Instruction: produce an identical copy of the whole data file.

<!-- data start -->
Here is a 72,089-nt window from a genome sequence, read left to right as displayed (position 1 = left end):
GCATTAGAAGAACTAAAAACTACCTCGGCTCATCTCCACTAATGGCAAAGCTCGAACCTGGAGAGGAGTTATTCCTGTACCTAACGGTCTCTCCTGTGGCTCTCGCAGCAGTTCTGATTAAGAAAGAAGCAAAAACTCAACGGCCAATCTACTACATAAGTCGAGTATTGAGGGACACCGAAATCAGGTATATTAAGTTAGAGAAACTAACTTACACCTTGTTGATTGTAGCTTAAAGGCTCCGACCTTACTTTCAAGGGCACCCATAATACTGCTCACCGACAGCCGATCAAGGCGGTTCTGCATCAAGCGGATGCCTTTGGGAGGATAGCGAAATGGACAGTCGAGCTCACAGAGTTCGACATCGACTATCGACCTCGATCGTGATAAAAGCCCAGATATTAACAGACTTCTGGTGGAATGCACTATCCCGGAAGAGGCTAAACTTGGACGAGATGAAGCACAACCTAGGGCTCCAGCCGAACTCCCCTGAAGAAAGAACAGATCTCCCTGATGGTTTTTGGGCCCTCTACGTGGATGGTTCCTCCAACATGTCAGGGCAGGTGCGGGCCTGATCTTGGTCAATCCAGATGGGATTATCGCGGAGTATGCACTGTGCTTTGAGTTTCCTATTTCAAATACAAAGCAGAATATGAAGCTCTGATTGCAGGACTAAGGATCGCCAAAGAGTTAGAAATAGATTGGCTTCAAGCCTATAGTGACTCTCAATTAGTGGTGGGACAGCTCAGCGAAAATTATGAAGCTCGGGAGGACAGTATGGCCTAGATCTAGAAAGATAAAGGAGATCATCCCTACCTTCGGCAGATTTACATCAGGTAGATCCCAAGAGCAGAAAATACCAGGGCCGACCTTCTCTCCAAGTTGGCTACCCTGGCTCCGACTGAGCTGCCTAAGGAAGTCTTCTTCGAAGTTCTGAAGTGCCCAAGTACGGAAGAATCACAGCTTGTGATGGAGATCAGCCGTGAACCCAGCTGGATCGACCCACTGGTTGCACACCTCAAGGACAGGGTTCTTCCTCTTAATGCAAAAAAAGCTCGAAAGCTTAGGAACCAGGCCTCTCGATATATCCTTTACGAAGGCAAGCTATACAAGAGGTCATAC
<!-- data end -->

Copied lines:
Here is a 72,089-nt window from a genome sequence, read left to right as displayed (position 1 = left end):
GCATTAGAAGAACTAAAAACTACCTCGGCTCATCTCCACTAATGGCAAAGCTCGAACCTGGAGAGGAGTTATTCCTGTACCTAACGGTCTCTCCTGTGGCTCTCGCAGCAGTTCTGATTAAGAAAGAAGCAAAAACTCAACGGCCAATCTACTACATAAGTCGAGTATTGAGGGACACCGAAATCAGGTATATTAAGTTAGAGAAACTAACTTACACCTTGTTGATTGTAGCTTAAAGGCTCCGACCTTACTTTCAAGGGCACCCATAATACTGCTCACCGACAGCCGATCAAGGCGGTTCTGCATCAAGCGGATGCCTTTGGGAGGATAGCGAAATGGACAGTCGAGCTCACAGAGTTCGACATCGACTATCGACCTCGATCGTGATAAAAGCCCAGATATTAACAGACTTCTGGTGGAATGCACTATCCCGGAAGAGGCTAAACTTGGACGAGATGAAGCACAACCTAGGGCTCCAGCCGAACTCCCCTGAAGAAAGAACAGATCTCCCTGATGGTTTTTGGGCCCTCTACGTGGATGGTTCCTCCAACATGTCAGGGCAGGTGCGGGCCTGATCTTGGTCAATCCAGATGGGATTATCGCGGAGTATGCACTGTGCTTTGAGTTTCCTATTTCAAATACAAAGCAGAATATGAAGCTCTGATTGCAGGACTAAGGATCGCCAAAGAGTTAGAAATAGATTGGCTTCAAGCCTATAGTGACTCTCAATTAGTGGTGGGACAGCTCAGCGAAAATTATGAAGCTCGGGAGGACAGTATGGCCTAGATCTAGAAAGATAAAGGAGATCATCCCTACCTTCGGCAGATTTACATCAGGTAGATCCCAAGAGCAGAAAATACCAGGGCCGACCTTCTCTCCAAGTTGGCTACCCTGGCTCCGACTGAGCTGCCTAAGGAAGTCTTCTTCGAAGTTCTGAAGTGCCCAAGTACGGAAGAATCACAGCTTGTGATGGAGATCAGCCGTGAACCCAGCTGGATCGACCCACTGGTTGCACACCTCAAGGACAGGGTTCTTCCTCTTAATGCAAAAAAAGCTCGAAAGCTTAGGAACCAGGCCTCTCGATATATCCTTTACGAAGGCAAGCTATACAAGAGGTCATAC